Lately a few people have been sending me messages asking for cleaning tips in relation to birds. Some of the questions have had a definite tinge of desperation to them and I can’t help but imagine these evil birds that are intentionally throwing food and poo at their humans. I can just see their beaky grins of delight when they manage to hit their target.
I can’t help but smile at the irony of my being asked for cleaning tips. If I could travel back in time and catch my frustrated parents in the process of screaming at me about the state of my room and tell them that I would one day be writing this… Actually they probably would never have been convinced. After all, I was a child who intentionally brought in jars of dirt just to see if I could find anything alive moving in it??
If there is one thing that I can say about having a parrot around the house – it forces you to learn how to do some pretty creative cleaning! To any parents wondering if a bird will teach their child responsibility? It will in the very least teach your child how to remove (or at least hide) a great range of stains!
A perfect example would be when one of my Rosebreasted Cockatoos (Morgy) stole a blue biro (pen) and landed on my bed, which just happened to be covered by an antique bedspread that was painstakingly hand-stitched by my Great-Grandmother. I had anticipated a visit by my Grandmother and a biro stain was something that could ignite a family war.
Morgy had a beautiful blue squiggle drawn on the fabric within seconds and I was in very real danger of being screamed at for being too irresponsible to have custody of ANY family heirlooms. On the bright side, that was the day that I learned that biro ink dissolves in milk. Fortunately, milk in turn dissolves easily in water – especially if it hasn’t had the chance to dry. It was a happy ending.
90% of the mess that your bird will make will dissolve in water. In theory, everything your bird gets into should be non-toxic and non-toxic usually means water-soluble. This means that bird poo should be water-soluble.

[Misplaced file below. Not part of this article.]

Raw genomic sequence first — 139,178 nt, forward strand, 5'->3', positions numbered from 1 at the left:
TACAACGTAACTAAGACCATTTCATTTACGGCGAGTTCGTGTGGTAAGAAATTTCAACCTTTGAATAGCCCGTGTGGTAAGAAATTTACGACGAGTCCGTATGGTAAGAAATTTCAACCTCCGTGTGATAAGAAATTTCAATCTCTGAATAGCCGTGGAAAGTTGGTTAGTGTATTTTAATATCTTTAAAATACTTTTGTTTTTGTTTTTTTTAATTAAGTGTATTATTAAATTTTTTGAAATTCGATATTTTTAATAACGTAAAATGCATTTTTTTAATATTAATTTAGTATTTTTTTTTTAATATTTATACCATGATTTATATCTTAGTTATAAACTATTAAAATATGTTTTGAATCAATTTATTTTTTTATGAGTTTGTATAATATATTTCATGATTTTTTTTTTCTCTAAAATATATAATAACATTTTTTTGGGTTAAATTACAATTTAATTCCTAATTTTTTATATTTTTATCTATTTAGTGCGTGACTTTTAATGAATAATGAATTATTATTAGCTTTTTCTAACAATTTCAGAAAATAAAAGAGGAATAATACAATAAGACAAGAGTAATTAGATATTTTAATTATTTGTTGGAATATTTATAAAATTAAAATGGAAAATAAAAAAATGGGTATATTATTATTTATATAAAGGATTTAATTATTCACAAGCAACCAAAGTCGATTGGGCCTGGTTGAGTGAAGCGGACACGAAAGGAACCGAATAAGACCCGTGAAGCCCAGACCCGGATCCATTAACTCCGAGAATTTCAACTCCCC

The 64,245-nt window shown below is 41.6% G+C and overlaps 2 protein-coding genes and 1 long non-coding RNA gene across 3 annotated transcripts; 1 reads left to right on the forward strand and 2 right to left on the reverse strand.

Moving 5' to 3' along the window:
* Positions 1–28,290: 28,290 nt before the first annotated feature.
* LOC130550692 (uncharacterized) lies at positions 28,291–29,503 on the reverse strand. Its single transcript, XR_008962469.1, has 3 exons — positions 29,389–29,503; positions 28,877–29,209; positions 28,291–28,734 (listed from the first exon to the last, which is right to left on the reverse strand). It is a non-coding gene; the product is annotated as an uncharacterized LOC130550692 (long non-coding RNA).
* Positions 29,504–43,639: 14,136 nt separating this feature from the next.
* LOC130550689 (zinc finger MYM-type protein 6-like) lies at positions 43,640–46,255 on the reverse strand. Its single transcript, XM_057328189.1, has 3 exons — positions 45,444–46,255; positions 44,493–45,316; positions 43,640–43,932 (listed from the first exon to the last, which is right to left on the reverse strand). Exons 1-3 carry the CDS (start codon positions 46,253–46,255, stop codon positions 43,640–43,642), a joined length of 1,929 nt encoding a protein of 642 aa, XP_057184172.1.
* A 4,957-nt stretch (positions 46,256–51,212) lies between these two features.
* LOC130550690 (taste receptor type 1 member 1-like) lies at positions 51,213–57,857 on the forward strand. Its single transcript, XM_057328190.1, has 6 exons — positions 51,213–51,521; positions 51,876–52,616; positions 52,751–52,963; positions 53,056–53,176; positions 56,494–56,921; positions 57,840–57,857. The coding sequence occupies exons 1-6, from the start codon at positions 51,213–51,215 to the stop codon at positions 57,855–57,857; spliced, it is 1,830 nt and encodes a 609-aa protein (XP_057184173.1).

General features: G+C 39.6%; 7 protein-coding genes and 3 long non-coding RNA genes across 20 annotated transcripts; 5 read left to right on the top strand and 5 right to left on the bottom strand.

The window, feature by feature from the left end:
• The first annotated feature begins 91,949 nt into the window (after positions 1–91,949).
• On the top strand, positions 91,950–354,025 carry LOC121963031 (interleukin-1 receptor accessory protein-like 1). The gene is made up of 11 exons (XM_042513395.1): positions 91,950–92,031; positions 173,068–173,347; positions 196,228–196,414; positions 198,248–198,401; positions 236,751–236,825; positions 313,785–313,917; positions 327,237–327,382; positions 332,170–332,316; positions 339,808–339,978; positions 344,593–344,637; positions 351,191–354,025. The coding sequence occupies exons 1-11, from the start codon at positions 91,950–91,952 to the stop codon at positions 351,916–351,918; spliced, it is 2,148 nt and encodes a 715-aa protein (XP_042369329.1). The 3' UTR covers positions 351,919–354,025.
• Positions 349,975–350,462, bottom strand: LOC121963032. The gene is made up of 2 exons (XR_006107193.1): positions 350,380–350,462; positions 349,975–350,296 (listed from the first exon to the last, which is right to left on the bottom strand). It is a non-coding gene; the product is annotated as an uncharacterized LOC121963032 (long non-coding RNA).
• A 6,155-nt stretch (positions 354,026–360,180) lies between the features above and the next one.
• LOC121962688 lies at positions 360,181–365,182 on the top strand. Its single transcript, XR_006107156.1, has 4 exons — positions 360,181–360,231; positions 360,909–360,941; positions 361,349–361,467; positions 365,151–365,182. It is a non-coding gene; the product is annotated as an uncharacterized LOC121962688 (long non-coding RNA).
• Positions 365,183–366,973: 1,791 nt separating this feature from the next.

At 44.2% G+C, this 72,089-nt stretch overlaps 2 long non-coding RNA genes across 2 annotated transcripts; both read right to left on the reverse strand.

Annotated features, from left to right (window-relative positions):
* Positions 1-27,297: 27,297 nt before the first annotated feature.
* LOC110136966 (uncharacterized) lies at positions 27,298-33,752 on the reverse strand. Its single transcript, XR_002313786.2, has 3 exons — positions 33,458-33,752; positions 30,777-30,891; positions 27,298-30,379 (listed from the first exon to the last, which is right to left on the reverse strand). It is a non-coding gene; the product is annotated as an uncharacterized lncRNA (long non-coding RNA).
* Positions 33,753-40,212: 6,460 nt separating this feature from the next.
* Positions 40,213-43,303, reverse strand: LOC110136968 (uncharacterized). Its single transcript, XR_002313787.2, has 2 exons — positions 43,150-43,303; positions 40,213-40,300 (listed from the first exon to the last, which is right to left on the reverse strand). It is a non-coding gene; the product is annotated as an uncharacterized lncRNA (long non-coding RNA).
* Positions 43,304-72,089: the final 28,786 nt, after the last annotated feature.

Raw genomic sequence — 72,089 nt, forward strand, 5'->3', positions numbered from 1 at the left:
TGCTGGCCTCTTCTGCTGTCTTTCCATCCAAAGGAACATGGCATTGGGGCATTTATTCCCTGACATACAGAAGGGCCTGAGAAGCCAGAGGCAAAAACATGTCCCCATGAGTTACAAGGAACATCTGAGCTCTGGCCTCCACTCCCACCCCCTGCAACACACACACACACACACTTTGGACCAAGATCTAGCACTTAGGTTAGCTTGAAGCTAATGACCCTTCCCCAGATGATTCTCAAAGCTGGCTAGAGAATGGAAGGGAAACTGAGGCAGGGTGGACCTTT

My main secret to keeping my bird’s environment clean and safe is water. The other secret is frequency of cleaning. When I sit down and think about what I do, I’ve realised I don’t actually use any products to remove mess/clean with. I clean with water in its various forms. Don’t get me wrong, I do use products to disinfect – but not to actually clean.
Whenever I’m cleaning, I wear a facemask. I’m prone to asthma, so feather dust affects me. It’s a precaution and it does help. It’s also a good disease protection technique. The illnesses that you can catch from your bird are most commonly spread through either feather dust or poo particles. The other thing that I do is spray down any cage liner with a misting spray before touching it. This effectively traps any dust particles and prevents them from becoming air born.
There are two appliances that I simply can’t live without. I would be lost without my KARCHER and my steam mop. The KARCHER is a high-pressure water hose and is used outside. It gets rid of pretty much everything but comes with the warning that it is powerful enough to literally strip paint off walls. Don’t use it with your bird still in the cage!